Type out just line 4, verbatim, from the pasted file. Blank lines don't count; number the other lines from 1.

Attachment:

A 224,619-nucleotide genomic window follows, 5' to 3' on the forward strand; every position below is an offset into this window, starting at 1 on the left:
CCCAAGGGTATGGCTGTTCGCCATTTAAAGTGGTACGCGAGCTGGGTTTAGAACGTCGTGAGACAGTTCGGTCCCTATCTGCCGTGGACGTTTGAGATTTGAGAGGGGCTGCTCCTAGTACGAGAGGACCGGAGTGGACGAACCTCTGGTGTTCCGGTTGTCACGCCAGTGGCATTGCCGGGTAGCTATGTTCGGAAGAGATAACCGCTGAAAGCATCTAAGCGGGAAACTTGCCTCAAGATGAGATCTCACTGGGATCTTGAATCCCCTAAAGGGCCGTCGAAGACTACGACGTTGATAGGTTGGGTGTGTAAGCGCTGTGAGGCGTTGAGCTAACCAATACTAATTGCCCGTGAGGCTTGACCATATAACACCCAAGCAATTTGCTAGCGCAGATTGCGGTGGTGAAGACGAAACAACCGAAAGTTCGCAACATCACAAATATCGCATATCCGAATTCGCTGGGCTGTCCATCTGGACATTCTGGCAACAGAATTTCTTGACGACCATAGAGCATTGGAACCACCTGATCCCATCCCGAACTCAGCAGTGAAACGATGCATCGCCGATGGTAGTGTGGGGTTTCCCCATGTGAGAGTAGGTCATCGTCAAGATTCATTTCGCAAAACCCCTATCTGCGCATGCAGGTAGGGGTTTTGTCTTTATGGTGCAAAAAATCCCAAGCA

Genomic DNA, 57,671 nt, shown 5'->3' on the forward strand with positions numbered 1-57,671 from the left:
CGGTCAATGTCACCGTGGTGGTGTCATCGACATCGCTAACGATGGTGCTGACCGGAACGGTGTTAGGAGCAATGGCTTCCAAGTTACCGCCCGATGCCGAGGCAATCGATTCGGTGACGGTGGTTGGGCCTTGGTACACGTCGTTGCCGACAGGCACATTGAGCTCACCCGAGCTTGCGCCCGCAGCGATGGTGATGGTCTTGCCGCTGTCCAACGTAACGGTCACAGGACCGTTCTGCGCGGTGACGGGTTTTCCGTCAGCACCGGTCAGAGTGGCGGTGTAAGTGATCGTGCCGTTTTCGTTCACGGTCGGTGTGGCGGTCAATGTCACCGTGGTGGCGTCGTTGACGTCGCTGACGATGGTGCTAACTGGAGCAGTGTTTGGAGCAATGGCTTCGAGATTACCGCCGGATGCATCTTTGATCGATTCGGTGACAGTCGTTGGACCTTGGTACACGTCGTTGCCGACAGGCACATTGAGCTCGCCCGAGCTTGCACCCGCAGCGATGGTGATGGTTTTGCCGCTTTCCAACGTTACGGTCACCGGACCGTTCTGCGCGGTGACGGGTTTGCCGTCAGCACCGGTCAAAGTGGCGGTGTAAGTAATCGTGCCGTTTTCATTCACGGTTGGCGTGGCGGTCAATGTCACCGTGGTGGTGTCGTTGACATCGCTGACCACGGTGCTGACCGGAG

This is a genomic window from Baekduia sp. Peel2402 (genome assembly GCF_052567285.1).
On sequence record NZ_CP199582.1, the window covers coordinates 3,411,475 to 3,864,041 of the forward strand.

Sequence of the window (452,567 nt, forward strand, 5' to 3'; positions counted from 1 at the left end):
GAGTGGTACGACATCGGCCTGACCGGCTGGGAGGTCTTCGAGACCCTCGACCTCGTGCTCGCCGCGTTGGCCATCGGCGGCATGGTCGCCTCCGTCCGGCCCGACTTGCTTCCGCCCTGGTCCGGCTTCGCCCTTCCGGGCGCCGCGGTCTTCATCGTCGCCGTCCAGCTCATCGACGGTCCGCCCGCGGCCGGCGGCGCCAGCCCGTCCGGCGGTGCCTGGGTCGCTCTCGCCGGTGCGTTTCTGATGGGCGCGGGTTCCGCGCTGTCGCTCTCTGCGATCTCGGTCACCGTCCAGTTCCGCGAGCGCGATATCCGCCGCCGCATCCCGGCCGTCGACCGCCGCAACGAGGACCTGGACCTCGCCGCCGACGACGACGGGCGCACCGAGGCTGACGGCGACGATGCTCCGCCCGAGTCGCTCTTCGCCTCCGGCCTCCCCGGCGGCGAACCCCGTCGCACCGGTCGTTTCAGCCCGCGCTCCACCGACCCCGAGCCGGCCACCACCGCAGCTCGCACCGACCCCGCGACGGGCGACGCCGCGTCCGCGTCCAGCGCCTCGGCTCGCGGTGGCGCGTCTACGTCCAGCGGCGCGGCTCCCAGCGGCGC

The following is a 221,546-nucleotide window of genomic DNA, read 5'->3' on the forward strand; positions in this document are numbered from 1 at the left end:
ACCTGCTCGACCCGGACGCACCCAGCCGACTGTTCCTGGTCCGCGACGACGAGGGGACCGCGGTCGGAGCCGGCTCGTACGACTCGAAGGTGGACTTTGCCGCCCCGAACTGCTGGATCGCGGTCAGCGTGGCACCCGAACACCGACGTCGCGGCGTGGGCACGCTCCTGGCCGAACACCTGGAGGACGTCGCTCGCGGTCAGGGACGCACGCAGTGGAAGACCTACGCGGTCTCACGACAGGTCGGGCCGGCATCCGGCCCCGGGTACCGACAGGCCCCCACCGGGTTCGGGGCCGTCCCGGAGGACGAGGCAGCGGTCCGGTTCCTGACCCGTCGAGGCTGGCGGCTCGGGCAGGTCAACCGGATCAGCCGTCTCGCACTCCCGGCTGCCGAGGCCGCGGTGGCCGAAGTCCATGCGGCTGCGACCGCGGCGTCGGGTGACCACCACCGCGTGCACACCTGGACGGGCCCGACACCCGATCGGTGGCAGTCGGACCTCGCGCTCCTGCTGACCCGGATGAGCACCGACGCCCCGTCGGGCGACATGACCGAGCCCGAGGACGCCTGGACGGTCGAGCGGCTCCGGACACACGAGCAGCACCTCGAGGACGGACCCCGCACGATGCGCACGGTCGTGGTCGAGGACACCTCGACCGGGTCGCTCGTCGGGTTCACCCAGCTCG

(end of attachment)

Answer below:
CGGTCAATGTCACCGTGGTGGTGTCATCGACATCGCTAACGATGGTGCTGACCGGAACGGTGTTAGGAGCAATGGCTTCCAAGTTACCGCCCGATGCCGAGGCAATCGATTCGGTGACGGTGGTTGGGCCTTGGTACACGTCGTTGCCGACAGGCACATTGAGCTCACCCGAGCTTGCGCCCGCAGCGATGGTGATGGTCTTGCCGCTGTCCAACGTAACGGTCACAGGACCGTTCTGCGCGGTGACGGGTTTTCCGTCAGCACCGGTCAGAGTGGCGGTGTAAGTGATCGTGCCGTTTTCGTTCACGGTCGGTGTGGCGGTCAATGTCACCGTGGTGGCGTCGTTGACGTCGCTGACGATGGTGCTAACTGGAGCAGTGTTTGGAGCAATGGCTTCGAGATTACCGCCGGATGCATCTTTGATCGATTCGGTGACAGTCGTTGGACCTTGGTACACGTCGTTGCCGACAGGCACATTGAGCTCGCCCGAGCTTGCACCCGCAGCGATGGTGATGGTTTTGCCGCTTTCCAACGTTACGGTCACCGGACCGTTCTGCGCGGTGACGGGTTTGCCGTCAGCACCGGTCAAAGTGGCGGTGTAAGTAATCGTGCCGTTTTCATTCACGGTTGGCGTGGCGGTCAATGTCACCGTGGTGGTGTCGTTGACATCGCTGACCACGGTGCTGACCGGAG